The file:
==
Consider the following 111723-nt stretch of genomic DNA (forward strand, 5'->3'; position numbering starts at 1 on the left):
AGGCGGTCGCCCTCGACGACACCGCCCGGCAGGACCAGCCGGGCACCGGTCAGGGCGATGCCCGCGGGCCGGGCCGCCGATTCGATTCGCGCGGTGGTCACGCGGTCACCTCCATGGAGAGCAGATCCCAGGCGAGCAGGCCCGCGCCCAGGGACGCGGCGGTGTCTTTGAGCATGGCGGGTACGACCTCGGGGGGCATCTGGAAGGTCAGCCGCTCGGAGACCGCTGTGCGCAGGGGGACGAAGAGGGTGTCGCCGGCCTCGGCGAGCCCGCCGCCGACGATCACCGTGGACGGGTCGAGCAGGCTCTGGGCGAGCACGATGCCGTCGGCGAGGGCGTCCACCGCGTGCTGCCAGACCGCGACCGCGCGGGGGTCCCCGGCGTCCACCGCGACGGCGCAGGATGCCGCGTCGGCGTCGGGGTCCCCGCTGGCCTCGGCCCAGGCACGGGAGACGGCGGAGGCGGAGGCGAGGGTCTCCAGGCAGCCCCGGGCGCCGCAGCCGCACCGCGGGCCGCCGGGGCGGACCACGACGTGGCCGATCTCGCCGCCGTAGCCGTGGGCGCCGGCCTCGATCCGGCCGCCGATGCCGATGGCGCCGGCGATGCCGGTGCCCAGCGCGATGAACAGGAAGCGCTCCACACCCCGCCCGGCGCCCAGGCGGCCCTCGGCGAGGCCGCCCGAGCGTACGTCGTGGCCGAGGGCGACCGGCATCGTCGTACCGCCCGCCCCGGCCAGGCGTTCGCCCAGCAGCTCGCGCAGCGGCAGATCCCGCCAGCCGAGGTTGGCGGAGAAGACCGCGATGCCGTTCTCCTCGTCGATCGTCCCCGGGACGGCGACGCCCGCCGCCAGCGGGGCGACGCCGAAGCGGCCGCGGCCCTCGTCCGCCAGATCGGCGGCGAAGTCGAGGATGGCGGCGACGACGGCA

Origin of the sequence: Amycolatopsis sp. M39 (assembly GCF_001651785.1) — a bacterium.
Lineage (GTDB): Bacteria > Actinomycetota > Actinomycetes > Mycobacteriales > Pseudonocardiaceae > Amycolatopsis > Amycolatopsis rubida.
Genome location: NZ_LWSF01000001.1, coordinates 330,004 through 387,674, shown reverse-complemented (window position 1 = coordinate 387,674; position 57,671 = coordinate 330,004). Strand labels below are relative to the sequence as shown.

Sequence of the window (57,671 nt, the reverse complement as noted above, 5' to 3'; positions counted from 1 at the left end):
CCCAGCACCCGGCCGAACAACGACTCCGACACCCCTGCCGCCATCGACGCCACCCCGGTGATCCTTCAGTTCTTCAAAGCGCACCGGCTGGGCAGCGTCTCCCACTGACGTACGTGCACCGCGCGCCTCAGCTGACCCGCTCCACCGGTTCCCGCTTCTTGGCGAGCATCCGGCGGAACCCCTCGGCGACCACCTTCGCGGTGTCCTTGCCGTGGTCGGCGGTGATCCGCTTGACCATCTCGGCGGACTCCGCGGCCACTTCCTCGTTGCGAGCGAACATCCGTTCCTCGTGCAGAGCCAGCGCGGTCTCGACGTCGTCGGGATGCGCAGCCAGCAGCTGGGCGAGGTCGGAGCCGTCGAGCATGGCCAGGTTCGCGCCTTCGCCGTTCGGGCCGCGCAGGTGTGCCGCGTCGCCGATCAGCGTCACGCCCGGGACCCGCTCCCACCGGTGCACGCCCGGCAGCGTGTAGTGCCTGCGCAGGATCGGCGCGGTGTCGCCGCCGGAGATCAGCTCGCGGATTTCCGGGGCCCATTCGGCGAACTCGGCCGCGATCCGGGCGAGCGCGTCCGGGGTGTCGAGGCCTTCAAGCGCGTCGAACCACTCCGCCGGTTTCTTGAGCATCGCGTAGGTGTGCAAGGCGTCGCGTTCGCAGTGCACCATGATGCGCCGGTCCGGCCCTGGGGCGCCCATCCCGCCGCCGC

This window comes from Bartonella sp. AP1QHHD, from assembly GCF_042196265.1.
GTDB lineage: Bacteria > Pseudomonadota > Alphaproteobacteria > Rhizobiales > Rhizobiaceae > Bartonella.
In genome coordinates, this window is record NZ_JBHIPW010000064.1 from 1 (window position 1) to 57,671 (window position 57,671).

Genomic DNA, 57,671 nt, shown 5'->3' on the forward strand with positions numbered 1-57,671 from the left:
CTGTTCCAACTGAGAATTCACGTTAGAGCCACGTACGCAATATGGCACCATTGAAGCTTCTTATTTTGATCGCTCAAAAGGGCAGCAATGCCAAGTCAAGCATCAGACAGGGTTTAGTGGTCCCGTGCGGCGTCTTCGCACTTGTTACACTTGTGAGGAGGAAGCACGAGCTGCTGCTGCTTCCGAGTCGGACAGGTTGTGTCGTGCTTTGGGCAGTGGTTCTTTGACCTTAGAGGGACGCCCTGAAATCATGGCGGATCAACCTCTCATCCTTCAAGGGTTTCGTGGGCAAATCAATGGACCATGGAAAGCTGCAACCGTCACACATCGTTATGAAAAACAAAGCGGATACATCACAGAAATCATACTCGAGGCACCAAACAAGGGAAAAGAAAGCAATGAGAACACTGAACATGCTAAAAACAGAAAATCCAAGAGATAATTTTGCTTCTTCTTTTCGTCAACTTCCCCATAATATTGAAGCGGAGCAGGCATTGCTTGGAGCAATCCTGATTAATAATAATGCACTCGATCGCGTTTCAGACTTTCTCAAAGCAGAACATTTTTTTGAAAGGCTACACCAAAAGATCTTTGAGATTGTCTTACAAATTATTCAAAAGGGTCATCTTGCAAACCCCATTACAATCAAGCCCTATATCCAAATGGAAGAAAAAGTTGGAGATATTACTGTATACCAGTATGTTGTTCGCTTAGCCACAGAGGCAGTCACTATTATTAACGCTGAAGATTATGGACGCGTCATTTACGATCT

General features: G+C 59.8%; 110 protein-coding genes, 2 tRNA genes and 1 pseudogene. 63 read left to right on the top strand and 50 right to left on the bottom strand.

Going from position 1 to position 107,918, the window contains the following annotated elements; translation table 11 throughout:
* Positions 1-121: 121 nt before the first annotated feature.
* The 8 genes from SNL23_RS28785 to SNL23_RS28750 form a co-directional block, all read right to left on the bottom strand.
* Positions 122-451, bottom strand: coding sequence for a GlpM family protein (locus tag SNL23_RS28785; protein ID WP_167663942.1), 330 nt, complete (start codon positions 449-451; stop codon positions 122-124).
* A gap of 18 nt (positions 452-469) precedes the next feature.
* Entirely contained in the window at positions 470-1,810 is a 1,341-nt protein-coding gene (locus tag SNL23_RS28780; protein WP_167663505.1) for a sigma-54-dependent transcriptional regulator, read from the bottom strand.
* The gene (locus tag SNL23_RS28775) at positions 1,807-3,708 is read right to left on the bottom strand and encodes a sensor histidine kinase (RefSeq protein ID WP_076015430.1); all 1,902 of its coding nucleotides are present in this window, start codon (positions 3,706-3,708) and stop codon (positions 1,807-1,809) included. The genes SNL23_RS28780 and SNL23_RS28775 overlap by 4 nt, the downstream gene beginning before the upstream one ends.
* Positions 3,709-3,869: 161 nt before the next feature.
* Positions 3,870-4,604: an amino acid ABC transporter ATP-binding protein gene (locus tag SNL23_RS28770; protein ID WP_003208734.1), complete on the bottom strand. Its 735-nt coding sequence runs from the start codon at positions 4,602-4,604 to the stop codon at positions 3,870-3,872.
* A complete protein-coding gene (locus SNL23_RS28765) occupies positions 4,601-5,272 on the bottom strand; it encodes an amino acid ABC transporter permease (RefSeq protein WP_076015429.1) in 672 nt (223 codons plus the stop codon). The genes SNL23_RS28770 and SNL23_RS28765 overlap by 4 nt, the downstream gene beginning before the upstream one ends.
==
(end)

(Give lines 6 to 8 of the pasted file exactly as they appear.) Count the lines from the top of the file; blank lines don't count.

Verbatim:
Sequence of the window (57,671 nt, the reverse complement as noted above, 5' to 3'; positions counted from 1 at the left end):
CCCAGCACCCGGCCGAACAACGACTCCGACACCCCTGCCGCCATCGACGCCACCCCGGTGATCCTTCAGTTCTTCAAAGCGCACCGGCTGGGCAGCGTCTCCCACTGACGTACGTGCACCGCGCGCCTCAGCTGACCCGCTCCACCGGTTCCCGCTTCTTGGCGAGCATCCGGCGGAACCCCTCGGCGACCACCTTCGCGGTGTCCTTGCCGTGGTCGGCGGTGATCCGCTTGACCATCTCGGCGGACTCCGCGGCCACTTCCTCGTTGCGAGCGAACATCCGTTCCTCGTGCAGAGCCAGCGCGGTCTCGACGTCGTCGGGATGCGCAGCCAGCAGCTGGGCGAGGTCGGAGCCGTCGAGCATGGCCAGGTTCGCGCCTTCGCCGTTCGGGCCGCGCAGGTGTGCCGCGTCGCCGATCAGCGTCACGCCCGGGACCCGCTCCCACCGGTGCACGCCCGGCAGCGTGTAGTGCCTGCGCAGGATCGGCGCGGTGTCGCCGCCGGAGATCAGCTCGCGGATTTCCGGGGCCCATTCGGCGAACTCGGCCGCGATCCGGGCGAGCGCGTCCGGGGTGTCGAGGCCTTCAAGCGCGTCGAACCACTCCGCCGGTTTCTTGAGCATCGCGTAGGTGTGCAAGGCGTCGCGTTCGCAGTGCACCATGATGCGCCGGTCCGGCCCTGGGGCGCCCATCCCGCCGCCGC

This window comes from Bartonella sp. AP1QHHD, from assembly GCF_042196265.1.